Sakari Oramo has pursued a typically varied repertoire over his appearances at this season’s Proms, and this one was no exception in its juxtaposing two contrasted recent pieces with two wholly different classics such as have long been staples of these concerts.
Although it made its debut here 105 years ago, Mussorgsky’s A Night on the Bare Mountain (1867/86) has latterly been heard in several versions, but here marked a return to Rimsky-Korsakov's edition with its radiant depiction of daybreak at the close. Oramo drew a suitably rapt response from the BBC Symphony Orchestra, and if the preceding evocation of devilish goings-on felt a little inhibited (notably that episode with the fanfaring brass), the overall reading did justice to this hybrid of reckless inspiration and streamlined reappraisal.
Presumably imagination was the link between this work and Louis Andriessen's song-cycle The Only One (2018). The Dutch composer was inspired by the poetry of Belgian author Delphine Lecompte whose The Animals in Me provided texts for these five settings – interspersed with interludes during which singer Nora Fischer moved around the platform while gradually changing her attire from that of girl into woman. This 'innocence to experience' trajectory was mirrored by that of the songs, whose whimsy had toughened into irony by the close. Stylistically this was typical in its adept melding of Stravinskian harmony with an oblique take on cabaret, but Fischer's voice (think Björk-lite) against Andriessen’s pellucid orchestral textures proved diverting and not a little affecting.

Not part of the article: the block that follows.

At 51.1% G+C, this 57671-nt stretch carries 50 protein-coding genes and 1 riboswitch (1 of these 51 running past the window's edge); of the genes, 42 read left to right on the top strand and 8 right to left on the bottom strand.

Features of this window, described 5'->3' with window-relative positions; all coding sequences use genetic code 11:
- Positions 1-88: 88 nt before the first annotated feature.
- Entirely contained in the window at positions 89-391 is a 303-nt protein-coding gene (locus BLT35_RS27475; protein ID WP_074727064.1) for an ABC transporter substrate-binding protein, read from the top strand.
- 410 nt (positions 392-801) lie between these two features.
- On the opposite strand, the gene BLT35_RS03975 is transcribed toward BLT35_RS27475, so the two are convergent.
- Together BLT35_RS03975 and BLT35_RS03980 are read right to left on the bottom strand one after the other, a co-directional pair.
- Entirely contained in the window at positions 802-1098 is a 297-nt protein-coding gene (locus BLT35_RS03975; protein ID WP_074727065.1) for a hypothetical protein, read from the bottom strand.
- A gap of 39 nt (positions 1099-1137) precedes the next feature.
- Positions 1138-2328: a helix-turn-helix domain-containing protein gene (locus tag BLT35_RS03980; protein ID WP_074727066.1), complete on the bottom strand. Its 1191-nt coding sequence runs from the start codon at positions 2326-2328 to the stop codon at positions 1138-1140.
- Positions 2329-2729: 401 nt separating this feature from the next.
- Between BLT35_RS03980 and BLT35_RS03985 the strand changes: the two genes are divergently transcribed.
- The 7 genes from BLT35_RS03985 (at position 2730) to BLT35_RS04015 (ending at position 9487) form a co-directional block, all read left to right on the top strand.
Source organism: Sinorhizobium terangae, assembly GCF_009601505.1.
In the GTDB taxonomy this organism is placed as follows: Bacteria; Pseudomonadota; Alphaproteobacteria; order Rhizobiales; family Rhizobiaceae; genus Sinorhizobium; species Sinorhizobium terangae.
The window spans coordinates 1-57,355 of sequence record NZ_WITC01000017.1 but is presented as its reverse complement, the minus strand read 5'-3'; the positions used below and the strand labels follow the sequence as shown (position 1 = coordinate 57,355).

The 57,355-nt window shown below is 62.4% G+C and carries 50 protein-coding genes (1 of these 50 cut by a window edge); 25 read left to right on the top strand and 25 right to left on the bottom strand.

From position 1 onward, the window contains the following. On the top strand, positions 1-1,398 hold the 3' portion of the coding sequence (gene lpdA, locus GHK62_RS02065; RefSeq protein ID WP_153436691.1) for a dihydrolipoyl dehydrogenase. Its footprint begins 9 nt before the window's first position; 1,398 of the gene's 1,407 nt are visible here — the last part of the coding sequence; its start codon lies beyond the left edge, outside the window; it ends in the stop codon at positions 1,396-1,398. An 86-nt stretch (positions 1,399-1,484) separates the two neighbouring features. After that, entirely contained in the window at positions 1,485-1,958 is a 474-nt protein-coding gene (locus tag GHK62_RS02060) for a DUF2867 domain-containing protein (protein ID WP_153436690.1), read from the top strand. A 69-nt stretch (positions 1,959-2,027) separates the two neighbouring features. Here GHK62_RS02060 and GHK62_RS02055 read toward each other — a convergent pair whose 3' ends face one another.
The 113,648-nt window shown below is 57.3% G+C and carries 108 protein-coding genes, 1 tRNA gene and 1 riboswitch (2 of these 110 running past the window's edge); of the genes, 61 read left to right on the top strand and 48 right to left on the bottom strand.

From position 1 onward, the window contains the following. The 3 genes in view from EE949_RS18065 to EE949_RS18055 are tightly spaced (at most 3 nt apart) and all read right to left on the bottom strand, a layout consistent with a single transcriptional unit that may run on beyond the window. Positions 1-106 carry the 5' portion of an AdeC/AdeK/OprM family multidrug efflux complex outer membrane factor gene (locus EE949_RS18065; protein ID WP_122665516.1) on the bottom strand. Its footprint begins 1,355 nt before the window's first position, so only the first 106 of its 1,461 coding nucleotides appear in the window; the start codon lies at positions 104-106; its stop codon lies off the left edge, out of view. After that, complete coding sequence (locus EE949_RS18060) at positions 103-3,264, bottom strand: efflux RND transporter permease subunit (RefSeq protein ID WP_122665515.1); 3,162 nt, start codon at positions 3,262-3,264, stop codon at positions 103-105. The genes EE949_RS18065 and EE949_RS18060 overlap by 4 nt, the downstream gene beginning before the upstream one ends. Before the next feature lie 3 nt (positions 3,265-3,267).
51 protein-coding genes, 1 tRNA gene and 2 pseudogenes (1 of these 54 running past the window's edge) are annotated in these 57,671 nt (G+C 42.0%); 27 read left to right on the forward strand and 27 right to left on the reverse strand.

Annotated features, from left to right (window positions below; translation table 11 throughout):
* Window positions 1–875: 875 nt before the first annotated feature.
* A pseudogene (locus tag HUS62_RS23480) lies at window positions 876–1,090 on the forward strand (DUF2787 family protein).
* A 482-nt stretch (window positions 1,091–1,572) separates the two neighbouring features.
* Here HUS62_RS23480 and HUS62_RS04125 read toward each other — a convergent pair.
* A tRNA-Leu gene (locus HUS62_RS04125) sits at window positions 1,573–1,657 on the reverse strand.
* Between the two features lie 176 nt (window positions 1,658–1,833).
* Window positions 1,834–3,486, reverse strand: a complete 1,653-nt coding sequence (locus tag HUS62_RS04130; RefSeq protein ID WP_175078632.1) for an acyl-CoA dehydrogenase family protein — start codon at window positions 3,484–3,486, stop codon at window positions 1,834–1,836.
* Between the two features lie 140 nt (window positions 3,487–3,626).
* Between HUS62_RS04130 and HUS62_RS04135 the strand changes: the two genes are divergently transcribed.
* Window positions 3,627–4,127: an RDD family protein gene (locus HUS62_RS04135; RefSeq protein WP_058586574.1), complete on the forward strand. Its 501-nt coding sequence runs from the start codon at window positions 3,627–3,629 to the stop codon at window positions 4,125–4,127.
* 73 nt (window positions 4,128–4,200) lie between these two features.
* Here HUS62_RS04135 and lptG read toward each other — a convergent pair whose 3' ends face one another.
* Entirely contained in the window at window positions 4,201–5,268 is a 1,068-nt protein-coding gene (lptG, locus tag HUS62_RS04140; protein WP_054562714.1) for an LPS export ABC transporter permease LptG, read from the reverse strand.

Such qualities have often been to the fore in Judith Weir's music, though Forest (1995) finds them at their most abstract. A sizable orchestra (by her standards) is deployed with admirable restraint, salient motifs metamorphosing eventfully in a process of thoughtful arborescence – the emergence of folk-like elements suggesting an atmosphere far removed from forbidding Nordic landscapes. The ending, unexpected yet by no means arbitrary, left one anticipating without necessarily wanting more – itself typifying the ambivalence at the core of this piece.
Any such anticipation was fulfilled by Sibelius’s Fifth Symphony (1915/19). Those who attended Thomas Dausgaard's revelatory reading of the original version earlier in the season might have wondered whether Oramo's take on the definitive score would have the usual conviction and this it did; notably in a first movement whose transition into its ‘scherzo' half was as finely judged as was the ensuing acceleration towards the coda. Such visceral energy set up a potent contrast with the Andante, poised between intermezzo and slow movement, replete with such niceties as the exquisite pause before the woodwind’s disarming pay-off. A pity that the horns were rather out-of-sorts during the Finale’s ineffable 'swan theme', though this failed to undermine progress towards the life-affirming apotheosis.
Not an incandescent performance, then, but one which left no doubt as to the greatness of a work as has rarely gone unheard at these concerts since its first appearance eighty-six years ago. And to have had both the extant versions of Sibelius Five in one season was in itself a treat.